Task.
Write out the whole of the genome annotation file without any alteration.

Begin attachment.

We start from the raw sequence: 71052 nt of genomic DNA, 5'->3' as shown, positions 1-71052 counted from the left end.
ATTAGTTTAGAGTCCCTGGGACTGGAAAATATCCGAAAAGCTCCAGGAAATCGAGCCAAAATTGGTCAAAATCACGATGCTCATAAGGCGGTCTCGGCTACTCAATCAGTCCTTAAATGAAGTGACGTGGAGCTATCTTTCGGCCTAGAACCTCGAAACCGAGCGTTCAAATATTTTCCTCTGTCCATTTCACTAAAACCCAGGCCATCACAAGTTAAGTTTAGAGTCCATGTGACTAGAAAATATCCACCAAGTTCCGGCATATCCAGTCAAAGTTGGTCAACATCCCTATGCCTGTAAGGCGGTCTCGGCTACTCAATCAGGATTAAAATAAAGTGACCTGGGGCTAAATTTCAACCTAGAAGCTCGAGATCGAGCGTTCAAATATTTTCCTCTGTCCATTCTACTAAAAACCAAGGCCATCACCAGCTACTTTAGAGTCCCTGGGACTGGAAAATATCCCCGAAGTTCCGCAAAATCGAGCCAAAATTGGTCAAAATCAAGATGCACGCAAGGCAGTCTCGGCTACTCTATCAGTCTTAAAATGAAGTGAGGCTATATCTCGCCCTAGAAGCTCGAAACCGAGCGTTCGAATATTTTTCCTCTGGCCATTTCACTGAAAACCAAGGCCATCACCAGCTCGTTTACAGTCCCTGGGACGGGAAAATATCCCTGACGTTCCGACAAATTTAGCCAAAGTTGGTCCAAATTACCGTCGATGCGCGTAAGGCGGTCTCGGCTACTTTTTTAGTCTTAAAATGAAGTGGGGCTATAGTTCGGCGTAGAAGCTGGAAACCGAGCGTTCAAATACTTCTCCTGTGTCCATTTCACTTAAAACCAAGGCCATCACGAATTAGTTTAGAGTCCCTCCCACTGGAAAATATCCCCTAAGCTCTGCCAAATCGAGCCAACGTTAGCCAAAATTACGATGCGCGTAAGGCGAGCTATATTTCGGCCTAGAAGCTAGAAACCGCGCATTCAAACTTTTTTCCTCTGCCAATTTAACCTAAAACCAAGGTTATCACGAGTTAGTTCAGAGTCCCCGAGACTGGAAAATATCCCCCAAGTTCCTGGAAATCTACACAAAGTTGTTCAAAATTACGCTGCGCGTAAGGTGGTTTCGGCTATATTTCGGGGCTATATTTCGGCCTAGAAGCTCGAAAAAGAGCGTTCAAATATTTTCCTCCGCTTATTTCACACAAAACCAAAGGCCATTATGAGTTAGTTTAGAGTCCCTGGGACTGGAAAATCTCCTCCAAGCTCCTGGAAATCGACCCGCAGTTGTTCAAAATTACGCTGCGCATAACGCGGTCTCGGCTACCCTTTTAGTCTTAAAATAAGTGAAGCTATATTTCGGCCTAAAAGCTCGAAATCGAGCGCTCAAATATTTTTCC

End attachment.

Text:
We start from the raw sequence: 71052 nt of genomic DNA, 5'->3' as shown, positions 1-71052 counted from the left end.
ATTAGTTTAGAGTCCCTGGGACTGGAAAATATCCGAAAAGCTCCAGGAAATCGAGCCAAAATTGGTCAAAATCACGATGCTCATAAGGCGGTCTCGGCTACTCAATCAGTCCTTAAATGAAGTGACGTGGAGCTATCTTTCGGCCTAGAACCTCGAAACCGAGCGTTCAAATATTTTCCTCTGTCCATTTCACTAAAACCCAGGCCATCACAAGTTAAGTTTAGAGTCCATGTGACTAGAAAATATCCACCAAGTTCCGGCATATCCAGTCAAAGTTGGTCAACATCCCTATGCCTGTAAGGCGGTCTCGGCTACTCAATCAGGATTAAAATAAAGTGACCTGGGGCTAAATTTCAACCTAGAAGCTCGAGATCGAGCGTTCAAATATTTTCCTCTGTCCATTCTACTAAAAACCAAGGCCATCACCAGCTACTTTAGAGTCCCTGGGACTGGAAAATATCCCCGAAGTTCCGCAAAATCGAGCCAAAATTGGTCAAAATCAAGATGCACGCAAGGCAGTCTCGGCTACTCTATCAGTCTTAAAATGAAGTGAGGCTATATCTCGCCCTAGAAGCTCGAAACCGAGCGTTCGAATATTTTTCCTCTGGCCATTTCACTGAAAACCAAGGCCATCACCAGCTCGTTTACAGTCCCTGGGACGGGAAAATATCCCTGACGTTCCGACAAATTTAGCCAAAGTTGGTCCAAATTACCGTCGATGCGCGTAAGGCGGTCTCGGCTACTTTTTTAGTCTTAAAATGAAGTGGGGCTATAGTTCGGCGTAGAAGCTGGAAACCGAGCGTTCAAATACTTCTCCTGTGTCCATTTCACTTAAAACCAAGGCCATCACGAATTAGTTTAGAGTCCCTCCCACTGGAAAATATCCCCTAAGCTCTGCCAAATCGAGCCAACGTTAGCCAAAATTACGATGCGCGTAAGGCGAGCTATATTTCGGCCTAGAAGCTAGAAACCGCGCATTCAAACTTTTTTCCTCTGCCAATTTAACCTAAAACCAAGGTTATCACGAGTTAGTTCAGAGTCCCCGAGACTGGAAAATATCCCCCAAGTTCCTGGAAATCTACACAAAGTTGTTCAAAATTACGCTGCGCGTAAGGTGGTTTCGGCTATATTTCGGGGCTATATTTCGGCCTAGAAGCTCGAAAAAGAGCGTTCAAATATTTTCCTCCGCTTATTTCACACAAAACCAAAGGCCATTATGAGTTAGTTTAGAGTCCCTGGGACTGGAAAATCTCCTCCAAGCTCCTGGAAATCGACCCGCAGTTGTTCAAAATTACGCTGCGCATAACGCGGTCTCGGCTACCCTTTTAGTCTTAAAATAAGTGAAGCTATATTTCGGCCTAAAAGCTCGAAATCGAGCGCTCAAATATTTTTCC